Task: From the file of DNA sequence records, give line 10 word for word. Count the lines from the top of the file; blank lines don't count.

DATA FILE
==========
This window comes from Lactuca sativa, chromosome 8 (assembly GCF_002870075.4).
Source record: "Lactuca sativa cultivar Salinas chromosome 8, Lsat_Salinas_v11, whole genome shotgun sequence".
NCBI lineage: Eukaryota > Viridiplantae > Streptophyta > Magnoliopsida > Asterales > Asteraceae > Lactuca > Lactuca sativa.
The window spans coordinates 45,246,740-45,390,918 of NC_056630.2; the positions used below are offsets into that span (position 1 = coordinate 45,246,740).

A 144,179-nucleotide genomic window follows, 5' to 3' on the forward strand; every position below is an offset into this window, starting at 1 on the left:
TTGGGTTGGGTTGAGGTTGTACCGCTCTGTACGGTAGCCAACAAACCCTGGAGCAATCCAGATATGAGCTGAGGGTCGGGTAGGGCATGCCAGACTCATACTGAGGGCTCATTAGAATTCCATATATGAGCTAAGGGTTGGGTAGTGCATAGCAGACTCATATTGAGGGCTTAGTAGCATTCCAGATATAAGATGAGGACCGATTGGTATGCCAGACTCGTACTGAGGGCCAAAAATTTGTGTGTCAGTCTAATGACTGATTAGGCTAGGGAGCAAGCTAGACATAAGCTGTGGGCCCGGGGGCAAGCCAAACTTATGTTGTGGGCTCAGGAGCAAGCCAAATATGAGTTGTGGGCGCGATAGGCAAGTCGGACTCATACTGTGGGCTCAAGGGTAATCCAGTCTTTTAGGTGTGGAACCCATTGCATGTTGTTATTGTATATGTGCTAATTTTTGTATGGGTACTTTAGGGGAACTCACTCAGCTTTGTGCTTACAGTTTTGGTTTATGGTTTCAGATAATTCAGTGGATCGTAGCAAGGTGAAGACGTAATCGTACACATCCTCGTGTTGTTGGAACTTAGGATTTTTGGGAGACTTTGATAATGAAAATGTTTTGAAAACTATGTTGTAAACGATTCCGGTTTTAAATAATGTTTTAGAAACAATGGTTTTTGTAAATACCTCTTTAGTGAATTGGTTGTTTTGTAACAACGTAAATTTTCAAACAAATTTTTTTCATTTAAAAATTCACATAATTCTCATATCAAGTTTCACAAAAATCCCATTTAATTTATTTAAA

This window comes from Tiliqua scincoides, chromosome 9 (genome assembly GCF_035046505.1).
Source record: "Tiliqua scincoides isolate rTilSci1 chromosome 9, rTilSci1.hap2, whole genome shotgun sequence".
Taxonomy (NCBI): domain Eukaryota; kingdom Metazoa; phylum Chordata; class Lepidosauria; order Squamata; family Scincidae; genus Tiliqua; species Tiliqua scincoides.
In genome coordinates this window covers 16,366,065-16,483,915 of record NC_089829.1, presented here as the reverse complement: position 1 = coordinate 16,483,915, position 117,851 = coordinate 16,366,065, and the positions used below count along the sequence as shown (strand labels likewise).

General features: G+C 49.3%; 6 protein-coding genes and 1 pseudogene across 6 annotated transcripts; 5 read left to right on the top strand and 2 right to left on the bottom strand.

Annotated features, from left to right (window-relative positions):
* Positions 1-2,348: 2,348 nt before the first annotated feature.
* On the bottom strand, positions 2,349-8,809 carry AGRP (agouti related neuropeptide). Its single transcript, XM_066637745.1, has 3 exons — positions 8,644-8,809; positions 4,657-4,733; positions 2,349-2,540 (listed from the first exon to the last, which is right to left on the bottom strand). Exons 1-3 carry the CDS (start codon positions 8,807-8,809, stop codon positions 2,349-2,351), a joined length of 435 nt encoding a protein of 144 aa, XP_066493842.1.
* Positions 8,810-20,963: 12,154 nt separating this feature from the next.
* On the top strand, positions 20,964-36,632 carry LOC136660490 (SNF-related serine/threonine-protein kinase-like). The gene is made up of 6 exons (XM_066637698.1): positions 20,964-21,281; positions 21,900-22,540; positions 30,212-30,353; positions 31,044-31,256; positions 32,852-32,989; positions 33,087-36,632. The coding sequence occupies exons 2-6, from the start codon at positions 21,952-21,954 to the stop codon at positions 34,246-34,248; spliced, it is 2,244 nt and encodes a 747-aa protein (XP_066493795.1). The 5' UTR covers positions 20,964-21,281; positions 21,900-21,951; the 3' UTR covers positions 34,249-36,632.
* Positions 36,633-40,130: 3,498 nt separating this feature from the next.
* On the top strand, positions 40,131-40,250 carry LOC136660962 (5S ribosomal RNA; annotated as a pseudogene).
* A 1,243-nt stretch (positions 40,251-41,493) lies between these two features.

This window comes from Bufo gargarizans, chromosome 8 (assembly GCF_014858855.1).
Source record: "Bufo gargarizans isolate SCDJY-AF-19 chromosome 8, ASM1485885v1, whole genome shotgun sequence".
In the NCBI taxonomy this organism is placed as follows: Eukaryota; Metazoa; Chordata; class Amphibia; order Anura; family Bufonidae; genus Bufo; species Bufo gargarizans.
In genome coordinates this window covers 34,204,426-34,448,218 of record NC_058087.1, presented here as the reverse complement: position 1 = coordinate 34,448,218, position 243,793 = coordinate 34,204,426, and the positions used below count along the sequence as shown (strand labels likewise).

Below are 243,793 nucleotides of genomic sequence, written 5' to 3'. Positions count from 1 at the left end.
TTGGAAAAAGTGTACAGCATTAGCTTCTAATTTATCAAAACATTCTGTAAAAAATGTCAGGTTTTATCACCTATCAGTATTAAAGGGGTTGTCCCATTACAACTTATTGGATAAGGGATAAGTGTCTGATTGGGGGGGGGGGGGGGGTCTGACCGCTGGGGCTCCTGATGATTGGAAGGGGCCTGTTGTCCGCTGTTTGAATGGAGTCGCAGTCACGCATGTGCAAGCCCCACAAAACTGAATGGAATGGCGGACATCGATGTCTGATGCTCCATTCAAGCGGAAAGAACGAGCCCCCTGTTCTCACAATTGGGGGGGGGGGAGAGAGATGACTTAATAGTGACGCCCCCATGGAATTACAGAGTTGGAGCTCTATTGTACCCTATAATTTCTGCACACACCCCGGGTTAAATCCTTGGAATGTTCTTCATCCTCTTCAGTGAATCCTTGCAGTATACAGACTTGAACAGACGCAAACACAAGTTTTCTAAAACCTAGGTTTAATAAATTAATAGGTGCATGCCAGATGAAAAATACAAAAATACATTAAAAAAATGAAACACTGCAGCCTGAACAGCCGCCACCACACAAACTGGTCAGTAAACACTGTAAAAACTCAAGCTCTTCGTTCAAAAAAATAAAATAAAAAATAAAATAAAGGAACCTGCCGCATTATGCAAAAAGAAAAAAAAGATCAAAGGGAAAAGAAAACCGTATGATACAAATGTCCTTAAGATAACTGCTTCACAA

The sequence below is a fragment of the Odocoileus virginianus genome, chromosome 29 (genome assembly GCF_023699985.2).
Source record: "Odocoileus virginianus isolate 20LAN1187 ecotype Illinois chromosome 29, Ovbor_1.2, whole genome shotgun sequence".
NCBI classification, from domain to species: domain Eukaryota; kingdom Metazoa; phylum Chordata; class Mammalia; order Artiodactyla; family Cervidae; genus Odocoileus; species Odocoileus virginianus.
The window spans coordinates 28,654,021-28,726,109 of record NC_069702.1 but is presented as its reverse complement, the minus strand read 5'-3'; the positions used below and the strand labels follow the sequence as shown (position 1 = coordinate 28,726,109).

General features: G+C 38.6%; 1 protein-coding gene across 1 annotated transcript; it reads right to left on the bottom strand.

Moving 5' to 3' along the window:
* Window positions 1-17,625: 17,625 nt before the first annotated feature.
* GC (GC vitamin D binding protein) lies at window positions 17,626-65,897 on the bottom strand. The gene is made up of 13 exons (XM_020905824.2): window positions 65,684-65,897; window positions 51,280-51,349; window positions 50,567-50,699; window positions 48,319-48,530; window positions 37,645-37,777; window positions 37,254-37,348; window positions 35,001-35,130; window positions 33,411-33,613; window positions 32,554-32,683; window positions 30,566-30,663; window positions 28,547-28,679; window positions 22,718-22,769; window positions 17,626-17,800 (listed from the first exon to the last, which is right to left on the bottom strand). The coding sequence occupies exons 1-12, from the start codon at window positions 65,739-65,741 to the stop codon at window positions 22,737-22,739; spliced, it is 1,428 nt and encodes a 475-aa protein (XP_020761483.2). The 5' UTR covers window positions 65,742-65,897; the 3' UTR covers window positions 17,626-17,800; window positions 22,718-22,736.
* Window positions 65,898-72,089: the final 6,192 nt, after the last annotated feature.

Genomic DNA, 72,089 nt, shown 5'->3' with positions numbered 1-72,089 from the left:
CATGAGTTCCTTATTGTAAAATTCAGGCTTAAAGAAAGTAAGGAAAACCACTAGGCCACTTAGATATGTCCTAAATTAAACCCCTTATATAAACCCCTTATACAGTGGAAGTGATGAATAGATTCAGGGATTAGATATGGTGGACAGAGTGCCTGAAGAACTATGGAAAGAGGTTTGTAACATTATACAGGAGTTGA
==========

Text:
In genome coordinates this window covers 16,366,065-16,483,915 of record NC_089829.1, presented here as the reverse complement: position 1 = coordinate 16,483,915, position 117,851 = coordinate 16,366,065, and the positions used below count along the sequence as shown (strand labels likewise).